So this doesn't show the hydatidiform mole from the conceptus to be a fetus either.

(A word of caution. The Merck Manual may be a reference source, but it is not a scientific source. It doesn't have the peer-review that scientific sources must have.)

All that aside, the Merck Manual doesn't show what you claimed, and only through incredibly dishonest selective quoting could you deceptively twist the meaning. Shame on you for being so dishonest.
 

steen

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Felicity said:
Oh my Gosh!!!:eek: Not BMJ too!
Actually, that is a student segment of their website, not the peer-reviewed, scientific journal itself.
 

Felicity

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steen said:
(A word of caution. The Merck Manual may be a reference source, but it is not a scientific source. It doesn't have the peer-review that scientific sources must have.).

I knew you'd ask...

http://radiology.rsnajnls.org/cgi/content/abstract/140/2/467

Ultrasonography of partial hydatidiform mole
P Naumoff, AE Szulman, B Weinstein, J Mazer and U Surti
Partial hydatidiform mole differs from complete mole by its focal distribution, its slower transformation, the presence of an embryo or fetus, and the triploid karyotype
 

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Felicity said:
Lame, steen,....you're just WRONG here.....
Nope. A fetus is a very specific entity with all the major organ system foundations laid down. Such structures are not uniformly laid down in either a partial, nor a complete hydatidiform mole.
 

Felicity

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http://www.rsna.org/REG/publications/rg/afip/privateM/1996/0016/0001/0131/9.htm#topAnchor

Partial Hydatidiform Mole

The pathologic characteristics of partial hydatidiform mole differ from those of complete hydatidiform mole in that the former has normal villi interspersed with hydropic villi (Figure 16). In comparison with complete hydatidiform mole, partial hydatidiform moles have much less trophoblastic proliferation, which typically appears as focal projections of syncytiotrophoblast (Figure 17). The abnormal gametogenesis that precedes the partial hydatidiform mole results in a triploid karyotype with both maternal and paternal DNA (usually due to fertilization of a single ovum with two sperm). The fetus is also triploid and does not survive (1,11).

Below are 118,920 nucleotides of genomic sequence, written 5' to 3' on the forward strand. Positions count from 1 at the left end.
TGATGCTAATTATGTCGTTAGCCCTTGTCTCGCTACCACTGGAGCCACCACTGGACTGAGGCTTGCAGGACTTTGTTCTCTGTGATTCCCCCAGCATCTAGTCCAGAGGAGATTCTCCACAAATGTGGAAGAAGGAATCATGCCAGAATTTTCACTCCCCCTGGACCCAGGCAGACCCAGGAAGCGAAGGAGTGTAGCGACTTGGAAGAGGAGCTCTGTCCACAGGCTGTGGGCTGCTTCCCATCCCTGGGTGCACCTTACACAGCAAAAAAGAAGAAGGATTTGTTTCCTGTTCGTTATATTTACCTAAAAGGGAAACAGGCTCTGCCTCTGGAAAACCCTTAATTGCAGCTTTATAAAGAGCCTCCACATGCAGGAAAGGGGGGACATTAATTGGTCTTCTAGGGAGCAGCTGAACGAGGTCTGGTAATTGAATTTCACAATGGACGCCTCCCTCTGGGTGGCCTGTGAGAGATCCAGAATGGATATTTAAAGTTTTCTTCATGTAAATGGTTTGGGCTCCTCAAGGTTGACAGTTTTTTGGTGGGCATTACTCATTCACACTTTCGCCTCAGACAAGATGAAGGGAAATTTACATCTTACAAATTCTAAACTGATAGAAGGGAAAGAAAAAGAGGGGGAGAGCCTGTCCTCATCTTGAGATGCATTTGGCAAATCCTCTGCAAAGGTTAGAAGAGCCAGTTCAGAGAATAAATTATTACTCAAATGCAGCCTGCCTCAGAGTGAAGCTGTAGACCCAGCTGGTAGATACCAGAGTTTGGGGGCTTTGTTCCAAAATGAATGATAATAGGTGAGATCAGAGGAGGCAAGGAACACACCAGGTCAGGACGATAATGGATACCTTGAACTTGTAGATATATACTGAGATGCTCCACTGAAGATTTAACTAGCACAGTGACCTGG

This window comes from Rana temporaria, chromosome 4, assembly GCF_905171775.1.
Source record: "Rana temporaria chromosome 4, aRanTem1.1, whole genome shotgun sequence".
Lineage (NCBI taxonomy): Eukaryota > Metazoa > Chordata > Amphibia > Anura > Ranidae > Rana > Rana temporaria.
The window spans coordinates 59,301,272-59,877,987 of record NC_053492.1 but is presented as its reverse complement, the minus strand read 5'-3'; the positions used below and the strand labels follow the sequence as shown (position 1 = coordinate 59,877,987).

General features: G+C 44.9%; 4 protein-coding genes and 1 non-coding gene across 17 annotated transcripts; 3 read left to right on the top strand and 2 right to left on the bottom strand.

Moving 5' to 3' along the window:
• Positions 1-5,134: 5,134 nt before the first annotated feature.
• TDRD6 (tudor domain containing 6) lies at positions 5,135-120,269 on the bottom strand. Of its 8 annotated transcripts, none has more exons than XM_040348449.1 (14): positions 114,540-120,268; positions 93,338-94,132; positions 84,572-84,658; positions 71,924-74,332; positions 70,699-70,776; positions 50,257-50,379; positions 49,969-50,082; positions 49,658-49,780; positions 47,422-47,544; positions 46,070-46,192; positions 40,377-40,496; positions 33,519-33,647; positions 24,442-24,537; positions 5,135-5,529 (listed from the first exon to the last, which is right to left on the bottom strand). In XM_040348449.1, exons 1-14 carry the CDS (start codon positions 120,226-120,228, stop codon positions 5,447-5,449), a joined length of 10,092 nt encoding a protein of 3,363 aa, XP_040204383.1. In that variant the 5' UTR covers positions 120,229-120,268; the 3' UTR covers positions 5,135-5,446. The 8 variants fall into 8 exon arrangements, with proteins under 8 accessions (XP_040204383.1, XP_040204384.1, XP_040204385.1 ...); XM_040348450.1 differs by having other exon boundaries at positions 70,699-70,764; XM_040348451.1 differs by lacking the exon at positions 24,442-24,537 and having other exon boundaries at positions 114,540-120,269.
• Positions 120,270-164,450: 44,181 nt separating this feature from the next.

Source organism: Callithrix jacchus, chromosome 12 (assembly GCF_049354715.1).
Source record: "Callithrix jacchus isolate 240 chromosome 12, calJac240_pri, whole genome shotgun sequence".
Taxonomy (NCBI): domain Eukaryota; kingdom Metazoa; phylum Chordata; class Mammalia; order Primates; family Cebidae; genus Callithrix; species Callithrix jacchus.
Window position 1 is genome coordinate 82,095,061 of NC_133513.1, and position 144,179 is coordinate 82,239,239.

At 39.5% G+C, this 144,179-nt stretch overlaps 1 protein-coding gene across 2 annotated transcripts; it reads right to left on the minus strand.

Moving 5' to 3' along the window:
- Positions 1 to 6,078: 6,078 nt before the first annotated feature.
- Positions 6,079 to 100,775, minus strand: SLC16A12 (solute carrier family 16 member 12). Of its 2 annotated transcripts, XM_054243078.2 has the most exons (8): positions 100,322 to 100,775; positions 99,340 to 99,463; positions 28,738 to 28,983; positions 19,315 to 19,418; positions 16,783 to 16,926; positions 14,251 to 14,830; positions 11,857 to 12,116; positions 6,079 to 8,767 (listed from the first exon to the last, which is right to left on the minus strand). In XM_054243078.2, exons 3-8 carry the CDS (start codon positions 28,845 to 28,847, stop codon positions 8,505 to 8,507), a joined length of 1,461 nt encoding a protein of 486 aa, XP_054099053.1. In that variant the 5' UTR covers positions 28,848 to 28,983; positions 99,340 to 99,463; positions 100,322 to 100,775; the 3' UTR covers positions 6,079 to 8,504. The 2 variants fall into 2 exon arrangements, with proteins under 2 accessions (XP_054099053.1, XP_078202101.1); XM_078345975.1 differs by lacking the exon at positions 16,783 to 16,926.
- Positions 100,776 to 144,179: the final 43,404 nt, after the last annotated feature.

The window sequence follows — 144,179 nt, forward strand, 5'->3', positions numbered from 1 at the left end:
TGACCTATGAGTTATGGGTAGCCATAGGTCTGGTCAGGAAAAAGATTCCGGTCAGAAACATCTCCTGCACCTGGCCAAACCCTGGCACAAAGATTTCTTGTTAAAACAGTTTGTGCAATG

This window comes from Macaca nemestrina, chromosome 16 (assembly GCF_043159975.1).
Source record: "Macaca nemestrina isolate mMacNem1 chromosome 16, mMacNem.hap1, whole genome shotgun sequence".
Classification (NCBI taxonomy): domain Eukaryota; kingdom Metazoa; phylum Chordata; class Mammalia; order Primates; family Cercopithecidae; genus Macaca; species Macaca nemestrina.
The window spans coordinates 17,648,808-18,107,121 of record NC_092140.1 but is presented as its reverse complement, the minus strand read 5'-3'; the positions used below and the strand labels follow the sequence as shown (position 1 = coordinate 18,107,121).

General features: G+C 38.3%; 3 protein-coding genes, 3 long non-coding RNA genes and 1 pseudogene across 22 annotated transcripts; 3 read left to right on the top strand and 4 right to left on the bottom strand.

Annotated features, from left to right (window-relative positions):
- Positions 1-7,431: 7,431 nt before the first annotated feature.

Felicity

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Shall I continue?:roll:
 

Felicity

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Awww...heck...just two more.....for good measure...;)

http://www.mcnjournal.com/pt/re/mcn/abstract.00005721-199603000-00012.htm;jsessionid=DMD1k1muPPTvs2Am4mlAJJ3PsykRaYh1kIUUI0Npk50Jd1vSaoW2!-365670234!-949856145!9001!-1
MCN: The American Journal of Maternal Child Nursing - Fulltext ...
"A complete hydatidiform mole lacks an embryo or fetus (3). ... A partial hydatidiform mole includes genetically abnormal fetal and placental tissues. ..."







http://www3.interscience.wiley.com/cgi-bin/abstract/61001960/ABSTRACT

Diploid hydatidiform moles with fetal red blood cells in molar villi. 1 - pathology, incidence and prognosis

ABSTRACT
"It is believed that fetal development does not occur in complete mole (CM); when present, it is usually interpreted as proof of partial mole (PM), "
 

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You still haven't shown the partial mole to contain any tissue with foundation for all organ structures laid down. Until you do so, you have no evidence.

(Because you obviosuly DO know what a fetus is, and as such is lying outright.)
 

Felicity

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Denial is one way to handle it....I suppose....:lol:

Isn't that the first stage of the grieving process?
 

steen

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Felicity said:
Denial is one way to handle it....I suppose
I am sure you think that, as that is what you do when you cowardly avoid dealing with the facts of what a fetus actually is, and ignore that the mole doesn't have the foundation for organs laid down and thus can not be a fetus.

That you then lie and distract from your cowardly avoidance through dishonesty, that is just ever so much more evidence of how much prolifers actually lie.
 

Felicity

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steen said:
I am sure you think that, as that is what you do when you cowardly avoid dealing with the facts of what a fetus actually is, and ignore that the mole doesn't have the foundation for organs laid down and thus can not be a fetus.

That you then lie and distract from your cowardly avoidance through dishonesty, that is just ever so much more evidence of how much prolifers actually lie.
Where's the lie steen...most of this thread is other's words.